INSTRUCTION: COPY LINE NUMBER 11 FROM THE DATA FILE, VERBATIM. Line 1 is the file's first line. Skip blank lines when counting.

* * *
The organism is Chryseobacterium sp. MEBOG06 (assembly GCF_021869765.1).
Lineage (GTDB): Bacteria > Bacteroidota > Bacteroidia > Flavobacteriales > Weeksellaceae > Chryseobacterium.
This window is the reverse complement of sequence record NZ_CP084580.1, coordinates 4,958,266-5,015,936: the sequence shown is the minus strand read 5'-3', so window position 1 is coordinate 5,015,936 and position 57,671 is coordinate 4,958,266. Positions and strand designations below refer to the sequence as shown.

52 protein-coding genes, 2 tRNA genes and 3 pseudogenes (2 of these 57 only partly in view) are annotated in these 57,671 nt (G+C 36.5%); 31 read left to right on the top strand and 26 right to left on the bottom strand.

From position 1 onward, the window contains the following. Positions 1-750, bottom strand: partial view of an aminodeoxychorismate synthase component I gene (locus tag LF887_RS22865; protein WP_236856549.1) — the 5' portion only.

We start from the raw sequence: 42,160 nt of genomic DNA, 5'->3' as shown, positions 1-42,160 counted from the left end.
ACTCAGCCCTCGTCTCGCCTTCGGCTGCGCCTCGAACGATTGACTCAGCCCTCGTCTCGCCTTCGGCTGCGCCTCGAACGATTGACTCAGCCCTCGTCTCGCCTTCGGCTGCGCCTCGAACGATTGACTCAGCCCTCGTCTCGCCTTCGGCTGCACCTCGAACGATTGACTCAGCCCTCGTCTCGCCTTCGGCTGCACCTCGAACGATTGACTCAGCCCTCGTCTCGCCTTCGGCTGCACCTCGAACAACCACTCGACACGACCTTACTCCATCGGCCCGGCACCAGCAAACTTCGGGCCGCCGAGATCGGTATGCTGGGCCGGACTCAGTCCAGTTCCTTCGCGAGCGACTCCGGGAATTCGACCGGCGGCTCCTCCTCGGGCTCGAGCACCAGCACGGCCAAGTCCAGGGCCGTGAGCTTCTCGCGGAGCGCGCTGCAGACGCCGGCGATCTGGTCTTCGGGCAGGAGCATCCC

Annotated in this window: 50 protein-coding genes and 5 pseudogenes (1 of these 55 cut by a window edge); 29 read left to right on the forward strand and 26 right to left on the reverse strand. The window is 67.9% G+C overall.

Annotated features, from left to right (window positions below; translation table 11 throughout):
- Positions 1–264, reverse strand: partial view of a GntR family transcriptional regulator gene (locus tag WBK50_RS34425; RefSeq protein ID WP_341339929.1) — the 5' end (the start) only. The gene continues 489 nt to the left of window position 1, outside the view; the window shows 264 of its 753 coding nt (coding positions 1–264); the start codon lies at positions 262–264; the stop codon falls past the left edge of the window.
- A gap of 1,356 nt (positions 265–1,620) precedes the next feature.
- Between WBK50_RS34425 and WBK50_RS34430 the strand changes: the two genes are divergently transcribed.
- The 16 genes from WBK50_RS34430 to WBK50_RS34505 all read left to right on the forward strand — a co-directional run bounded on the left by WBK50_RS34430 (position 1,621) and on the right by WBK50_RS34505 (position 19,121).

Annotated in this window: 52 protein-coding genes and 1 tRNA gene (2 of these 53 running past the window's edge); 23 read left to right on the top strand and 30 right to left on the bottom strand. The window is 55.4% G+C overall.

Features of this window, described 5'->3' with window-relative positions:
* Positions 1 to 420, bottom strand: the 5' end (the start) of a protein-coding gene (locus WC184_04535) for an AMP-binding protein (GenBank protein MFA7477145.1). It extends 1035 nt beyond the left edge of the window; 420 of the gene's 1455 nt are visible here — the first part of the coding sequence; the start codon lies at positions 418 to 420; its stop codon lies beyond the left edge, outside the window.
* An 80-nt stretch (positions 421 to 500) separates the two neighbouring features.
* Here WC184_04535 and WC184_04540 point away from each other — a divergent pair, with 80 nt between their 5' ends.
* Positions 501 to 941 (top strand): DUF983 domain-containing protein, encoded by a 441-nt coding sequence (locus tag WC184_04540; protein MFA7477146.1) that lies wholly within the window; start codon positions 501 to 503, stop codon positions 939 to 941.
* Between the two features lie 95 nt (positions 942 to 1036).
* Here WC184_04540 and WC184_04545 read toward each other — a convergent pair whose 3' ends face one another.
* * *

- A gap of 1,356 nt (positions 265–1,620) precedes the next feature.